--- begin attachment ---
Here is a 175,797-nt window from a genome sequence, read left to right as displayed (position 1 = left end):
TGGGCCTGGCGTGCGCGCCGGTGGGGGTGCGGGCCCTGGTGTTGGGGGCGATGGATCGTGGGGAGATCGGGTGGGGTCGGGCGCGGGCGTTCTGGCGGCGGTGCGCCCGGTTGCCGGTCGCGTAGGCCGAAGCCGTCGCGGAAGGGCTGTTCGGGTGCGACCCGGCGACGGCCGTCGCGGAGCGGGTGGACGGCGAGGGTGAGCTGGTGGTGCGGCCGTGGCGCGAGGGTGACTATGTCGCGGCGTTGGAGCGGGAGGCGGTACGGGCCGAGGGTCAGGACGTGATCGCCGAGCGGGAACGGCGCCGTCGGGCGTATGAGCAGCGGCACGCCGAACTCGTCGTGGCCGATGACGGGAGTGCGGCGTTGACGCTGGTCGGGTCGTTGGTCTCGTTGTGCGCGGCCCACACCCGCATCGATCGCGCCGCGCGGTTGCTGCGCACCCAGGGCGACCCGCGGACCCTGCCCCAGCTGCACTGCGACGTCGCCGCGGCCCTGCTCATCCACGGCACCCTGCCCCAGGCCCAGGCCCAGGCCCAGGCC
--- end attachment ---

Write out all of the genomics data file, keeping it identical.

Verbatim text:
Here is a 175,797-nt window from a genome sequence, read left to right as displayed (position 1 = left end):
TGGGCCTGGCGTGCGCGCCGGTGGGGGTGCGGGCCCTGGTGTTGGGGGCGATGGATCGTGGGGAGATCGGGTGGGGTCGGGCGCGGGCGTTCTGGCGGCGGTGCGCCCGGTTGCCGGTCGCGTAGGCCGAAGCCGTCGCGGAAGGGCTGTTCGGGTGCGACCCGGCGACGGCCGTCGCGGAGCGGGTGGACGGCGAGGGTGAGCTGGTGGTGCGGCCGTGGCGCGAGGGTGACTATGTCGCGGCGTTGGAGCGGGAGGCGGTACGGGCCGAGGGTCAGGACGTGATCGCCGAGCGGGAACGGCGCCGTCGGGCGTATGAGCAGCGGCACGCCGAACTCGTCGTGGCCGATGACGGGAGTGCGGCGTTGACGCTGGTCGGGTCGTTGGTCTCGTTGTGCGCGGCCCACACCCGCATCGATCGCGCCGCGCGGTTGCTGCGCACCCAGGGCGACCCGCGGACCCTGCCCCAGCTGCACTGCGACGTCGCCGCGGCCCTGCTCATCCACGGCACCCTGCCCCAGGCCCAGGCCCAGGCCCAGGCC